Sanyo Electric faces severe price declines and increased inventories in some of its core products, including digital cameras, where OEM products account for a high proportion of Sanyo's digital-camera business. While Standard & Poor's expects the deterioration in its financial profile to be a temporary setback, the rating could be lowered, if a sufficient recovery in profitability and cash flow fails to materialize.
Sharp's financial preformance remained strong in the nine months ended December, 2004, on robust LCD sales. Sharp is expected to continue to maintain solid earnings backed by good operating performance in its high value-added LCDs and other devices, such as CCD and CMOS, where its technological strength lies. Strong earnings are also expected in various consumer-electronics products using its key devices.
Although Sharp will be required to make ongoing investments in devices such as LCD displays to maintain its position amid rising competition and price pressures, its balance sheet should remain strong, supported by solid cash flow and a conservative financial policy.
Sony's profitability has been strained by product and price competition, especially in its core electronics business. Sony's efforts to strengthen its product portfolio have lagged behind those of an increasingly competitive market. In the quarter ended in December, 2004, Sony's operating profit decreased by 13% from the year-earlier period. In January, Sony revised its consolidated results forecast for the fiscal year ending Mar. 31, 2005, to sales of 7.15 trillion yen and operating profit of 110 billion yen -- reductions of 200 billion yen and 50 billion yen, respectively -- from its previous forecast.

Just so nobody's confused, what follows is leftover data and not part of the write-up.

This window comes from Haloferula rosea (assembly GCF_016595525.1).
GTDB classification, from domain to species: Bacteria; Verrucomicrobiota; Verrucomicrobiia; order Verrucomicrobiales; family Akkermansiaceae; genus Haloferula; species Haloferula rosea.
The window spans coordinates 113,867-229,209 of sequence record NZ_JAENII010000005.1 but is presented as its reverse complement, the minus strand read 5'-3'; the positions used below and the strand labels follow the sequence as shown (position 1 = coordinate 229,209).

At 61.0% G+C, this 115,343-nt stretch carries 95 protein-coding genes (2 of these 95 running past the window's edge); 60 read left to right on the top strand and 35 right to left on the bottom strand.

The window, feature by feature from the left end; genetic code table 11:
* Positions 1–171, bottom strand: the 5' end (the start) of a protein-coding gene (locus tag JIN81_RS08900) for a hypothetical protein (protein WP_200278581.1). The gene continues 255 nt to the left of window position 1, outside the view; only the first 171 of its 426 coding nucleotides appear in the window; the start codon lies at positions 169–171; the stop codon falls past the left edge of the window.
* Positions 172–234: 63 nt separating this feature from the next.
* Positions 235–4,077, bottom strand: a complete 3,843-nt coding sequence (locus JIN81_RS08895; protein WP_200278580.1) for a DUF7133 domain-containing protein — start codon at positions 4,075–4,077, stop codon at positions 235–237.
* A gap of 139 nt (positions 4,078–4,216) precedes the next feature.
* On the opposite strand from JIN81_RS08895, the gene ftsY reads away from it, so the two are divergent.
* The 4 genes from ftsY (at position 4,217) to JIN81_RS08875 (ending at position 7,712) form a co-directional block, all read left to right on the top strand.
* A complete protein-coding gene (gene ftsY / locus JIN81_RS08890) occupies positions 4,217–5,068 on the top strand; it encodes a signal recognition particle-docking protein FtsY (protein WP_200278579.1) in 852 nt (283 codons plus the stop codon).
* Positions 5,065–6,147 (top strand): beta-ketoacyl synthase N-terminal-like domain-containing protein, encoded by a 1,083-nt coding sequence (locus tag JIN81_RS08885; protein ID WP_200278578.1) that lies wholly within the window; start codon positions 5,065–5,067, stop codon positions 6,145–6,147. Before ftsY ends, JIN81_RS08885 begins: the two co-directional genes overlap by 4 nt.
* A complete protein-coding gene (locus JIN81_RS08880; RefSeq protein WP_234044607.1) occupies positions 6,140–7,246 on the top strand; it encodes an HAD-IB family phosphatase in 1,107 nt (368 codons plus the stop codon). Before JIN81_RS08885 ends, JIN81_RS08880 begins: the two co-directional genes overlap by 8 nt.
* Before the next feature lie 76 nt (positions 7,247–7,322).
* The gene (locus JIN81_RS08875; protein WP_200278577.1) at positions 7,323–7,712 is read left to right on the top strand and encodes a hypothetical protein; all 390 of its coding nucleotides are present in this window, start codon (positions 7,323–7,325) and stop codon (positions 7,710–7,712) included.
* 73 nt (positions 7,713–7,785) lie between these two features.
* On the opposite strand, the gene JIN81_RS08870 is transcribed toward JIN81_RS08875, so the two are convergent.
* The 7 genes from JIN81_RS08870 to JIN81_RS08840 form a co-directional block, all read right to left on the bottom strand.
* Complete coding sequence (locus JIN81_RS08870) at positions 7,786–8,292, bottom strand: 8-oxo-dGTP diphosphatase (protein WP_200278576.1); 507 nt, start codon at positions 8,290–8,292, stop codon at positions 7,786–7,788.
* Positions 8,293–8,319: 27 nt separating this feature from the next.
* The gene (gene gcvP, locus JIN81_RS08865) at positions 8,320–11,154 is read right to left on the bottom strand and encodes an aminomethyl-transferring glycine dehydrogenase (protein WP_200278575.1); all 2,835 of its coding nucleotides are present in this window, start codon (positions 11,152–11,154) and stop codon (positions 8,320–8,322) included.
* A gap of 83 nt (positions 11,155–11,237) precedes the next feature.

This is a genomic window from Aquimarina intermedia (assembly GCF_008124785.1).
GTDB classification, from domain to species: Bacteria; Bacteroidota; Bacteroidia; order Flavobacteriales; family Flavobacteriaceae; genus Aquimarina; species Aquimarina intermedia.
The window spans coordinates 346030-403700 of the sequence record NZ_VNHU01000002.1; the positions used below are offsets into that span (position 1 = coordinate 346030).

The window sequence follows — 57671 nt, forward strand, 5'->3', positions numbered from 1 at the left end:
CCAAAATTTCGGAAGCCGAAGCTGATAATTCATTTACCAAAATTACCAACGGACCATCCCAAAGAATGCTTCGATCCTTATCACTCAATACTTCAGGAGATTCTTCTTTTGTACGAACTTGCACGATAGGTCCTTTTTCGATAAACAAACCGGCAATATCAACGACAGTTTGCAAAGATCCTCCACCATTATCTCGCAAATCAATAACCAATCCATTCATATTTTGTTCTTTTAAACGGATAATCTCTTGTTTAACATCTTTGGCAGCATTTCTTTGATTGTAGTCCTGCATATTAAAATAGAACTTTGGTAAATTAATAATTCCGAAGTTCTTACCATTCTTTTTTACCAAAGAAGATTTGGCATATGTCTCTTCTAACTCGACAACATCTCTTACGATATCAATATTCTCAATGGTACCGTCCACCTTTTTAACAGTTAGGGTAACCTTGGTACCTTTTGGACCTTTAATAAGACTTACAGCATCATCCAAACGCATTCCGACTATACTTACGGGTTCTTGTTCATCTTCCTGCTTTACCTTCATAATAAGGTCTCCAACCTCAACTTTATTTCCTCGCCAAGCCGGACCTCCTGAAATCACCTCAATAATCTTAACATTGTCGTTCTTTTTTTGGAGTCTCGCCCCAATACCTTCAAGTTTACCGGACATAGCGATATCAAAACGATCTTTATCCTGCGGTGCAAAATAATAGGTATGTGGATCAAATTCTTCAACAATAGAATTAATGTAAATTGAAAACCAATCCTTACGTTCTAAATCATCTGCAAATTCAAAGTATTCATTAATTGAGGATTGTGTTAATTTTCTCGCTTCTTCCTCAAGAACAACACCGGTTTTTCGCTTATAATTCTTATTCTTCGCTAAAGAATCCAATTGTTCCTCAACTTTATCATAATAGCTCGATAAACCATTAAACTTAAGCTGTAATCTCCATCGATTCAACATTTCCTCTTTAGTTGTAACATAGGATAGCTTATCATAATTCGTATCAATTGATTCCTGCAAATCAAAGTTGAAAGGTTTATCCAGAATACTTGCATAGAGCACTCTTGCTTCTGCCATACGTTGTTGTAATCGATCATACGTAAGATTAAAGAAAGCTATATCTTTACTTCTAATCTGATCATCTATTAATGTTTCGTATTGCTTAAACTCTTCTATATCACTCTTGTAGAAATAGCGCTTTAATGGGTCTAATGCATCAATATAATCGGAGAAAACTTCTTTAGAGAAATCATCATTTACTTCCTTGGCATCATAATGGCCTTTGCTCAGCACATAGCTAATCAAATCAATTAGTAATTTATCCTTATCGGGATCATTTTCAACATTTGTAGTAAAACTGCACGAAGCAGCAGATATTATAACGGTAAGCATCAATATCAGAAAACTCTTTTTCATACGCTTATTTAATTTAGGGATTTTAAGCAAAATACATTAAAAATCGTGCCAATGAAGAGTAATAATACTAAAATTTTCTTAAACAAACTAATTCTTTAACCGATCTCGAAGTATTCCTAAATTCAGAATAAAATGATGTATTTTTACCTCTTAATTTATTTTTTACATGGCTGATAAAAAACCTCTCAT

The decrease mainly can be attributed to the weak performance of Sony's electronics business because of price declines in audiovisual products, a competitive market environment for portable audio equipment, and lower sales of semiconductors and electronics components. The domestic-sales decrease is expected to be as much as 7% to 9% compared to a year earlier. We believes it will take some time for Sony to recover its profitability in electronics.
Victor Co. of Japan (JVC Corp.)
JVC's financial performance in the nine months ended September, 2004, was weaker than the year-earlier period. Continuous cost reductions could not offset severe price pressures on its main products amid rising competition. JVC has not achieved a sufficient result yet in its attempt to shift its profit structure toward digital products from analog products. Plus, its electronic-devices business has not turned profitable yet.
The rating continues to take into account the advantages JVC derives from its relationship with its parent and majority shareholder, Matsushita Electric Industrial. From S&P Ratings Services